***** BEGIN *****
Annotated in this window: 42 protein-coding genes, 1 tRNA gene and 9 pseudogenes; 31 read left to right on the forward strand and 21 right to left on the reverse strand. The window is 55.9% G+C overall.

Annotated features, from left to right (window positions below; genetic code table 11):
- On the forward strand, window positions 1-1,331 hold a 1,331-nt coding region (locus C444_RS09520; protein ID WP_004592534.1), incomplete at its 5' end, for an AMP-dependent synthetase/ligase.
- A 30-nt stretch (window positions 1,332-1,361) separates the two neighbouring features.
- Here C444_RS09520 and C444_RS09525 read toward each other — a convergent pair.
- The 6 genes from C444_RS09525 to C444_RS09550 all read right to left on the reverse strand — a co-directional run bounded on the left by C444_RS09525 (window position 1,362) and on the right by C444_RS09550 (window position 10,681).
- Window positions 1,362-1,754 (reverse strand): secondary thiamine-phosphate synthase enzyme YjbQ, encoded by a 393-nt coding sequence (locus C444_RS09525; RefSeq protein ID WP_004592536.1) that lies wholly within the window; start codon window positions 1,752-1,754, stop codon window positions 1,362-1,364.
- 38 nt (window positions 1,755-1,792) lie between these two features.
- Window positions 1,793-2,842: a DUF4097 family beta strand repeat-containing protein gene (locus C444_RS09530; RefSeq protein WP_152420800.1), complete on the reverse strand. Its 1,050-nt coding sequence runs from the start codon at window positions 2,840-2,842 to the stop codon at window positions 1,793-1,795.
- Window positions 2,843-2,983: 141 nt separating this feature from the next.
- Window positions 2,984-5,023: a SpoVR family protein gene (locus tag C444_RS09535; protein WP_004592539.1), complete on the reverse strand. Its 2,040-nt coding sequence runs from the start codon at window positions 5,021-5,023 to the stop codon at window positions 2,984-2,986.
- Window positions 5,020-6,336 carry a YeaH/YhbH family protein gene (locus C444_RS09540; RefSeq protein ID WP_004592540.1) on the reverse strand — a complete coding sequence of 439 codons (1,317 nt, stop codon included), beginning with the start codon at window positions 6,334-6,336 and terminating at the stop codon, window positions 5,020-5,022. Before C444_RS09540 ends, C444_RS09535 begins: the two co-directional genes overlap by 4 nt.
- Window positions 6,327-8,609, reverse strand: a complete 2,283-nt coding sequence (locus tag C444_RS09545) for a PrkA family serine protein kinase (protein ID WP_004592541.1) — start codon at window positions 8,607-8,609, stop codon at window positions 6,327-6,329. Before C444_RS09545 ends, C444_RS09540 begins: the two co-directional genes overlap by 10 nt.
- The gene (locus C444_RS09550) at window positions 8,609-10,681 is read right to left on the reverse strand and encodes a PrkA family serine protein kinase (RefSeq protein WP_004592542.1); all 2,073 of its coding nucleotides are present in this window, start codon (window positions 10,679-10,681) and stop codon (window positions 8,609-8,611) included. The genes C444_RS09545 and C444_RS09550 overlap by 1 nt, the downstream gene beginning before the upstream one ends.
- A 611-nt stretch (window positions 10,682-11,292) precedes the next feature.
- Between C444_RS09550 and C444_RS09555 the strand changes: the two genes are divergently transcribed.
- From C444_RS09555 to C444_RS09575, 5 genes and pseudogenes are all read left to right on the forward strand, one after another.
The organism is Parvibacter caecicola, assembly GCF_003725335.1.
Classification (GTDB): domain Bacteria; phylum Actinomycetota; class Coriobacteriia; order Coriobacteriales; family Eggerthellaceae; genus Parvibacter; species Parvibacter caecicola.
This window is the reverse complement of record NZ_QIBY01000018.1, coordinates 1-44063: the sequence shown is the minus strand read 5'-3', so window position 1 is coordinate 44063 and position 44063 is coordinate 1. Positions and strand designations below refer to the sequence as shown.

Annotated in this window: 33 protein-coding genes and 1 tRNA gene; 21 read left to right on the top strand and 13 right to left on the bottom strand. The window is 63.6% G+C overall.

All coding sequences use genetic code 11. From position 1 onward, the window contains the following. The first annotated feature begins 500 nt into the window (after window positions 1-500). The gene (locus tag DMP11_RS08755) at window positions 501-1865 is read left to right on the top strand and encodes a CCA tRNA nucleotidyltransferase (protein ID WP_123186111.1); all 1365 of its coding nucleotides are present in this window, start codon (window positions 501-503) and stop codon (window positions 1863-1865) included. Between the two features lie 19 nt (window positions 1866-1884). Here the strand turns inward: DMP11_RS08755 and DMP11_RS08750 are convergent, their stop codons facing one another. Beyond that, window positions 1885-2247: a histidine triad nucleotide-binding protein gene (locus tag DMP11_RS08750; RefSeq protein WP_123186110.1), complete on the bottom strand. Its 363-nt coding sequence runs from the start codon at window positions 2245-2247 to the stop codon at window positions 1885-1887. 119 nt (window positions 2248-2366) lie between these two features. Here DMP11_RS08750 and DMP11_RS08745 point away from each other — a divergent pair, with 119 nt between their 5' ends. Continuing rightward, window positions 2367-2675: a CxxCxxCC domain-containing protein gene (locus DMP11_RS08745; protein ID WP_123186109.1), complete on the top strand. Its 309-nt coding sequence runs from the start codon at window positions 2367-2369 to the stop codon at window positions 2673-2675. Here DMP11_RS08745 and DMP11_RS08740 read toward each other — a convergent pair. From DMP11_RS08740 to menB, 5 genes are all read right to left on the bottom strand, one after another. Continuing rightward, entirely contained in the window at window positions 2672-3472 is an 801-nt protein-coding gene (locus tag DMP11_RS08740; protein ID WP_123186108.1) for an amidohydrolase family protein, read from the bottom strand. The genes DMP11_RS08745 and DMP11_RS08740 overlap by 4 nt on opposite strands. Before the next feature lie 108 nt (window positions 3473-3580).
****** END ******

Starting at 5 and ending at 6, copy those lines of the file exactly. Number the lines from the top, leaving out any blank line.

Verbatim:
- Here C444_RS09520 and C444_RS09525 read toward each other — a convergent pair.
- The 6 genes from C444_RS09525 to C444_RS09550 all read right to left on the reverse strand — a co-directional run bounded on the left by C444_RS09525 (window position 1,362) and on the right by C444_RS09550 (window position 10,681).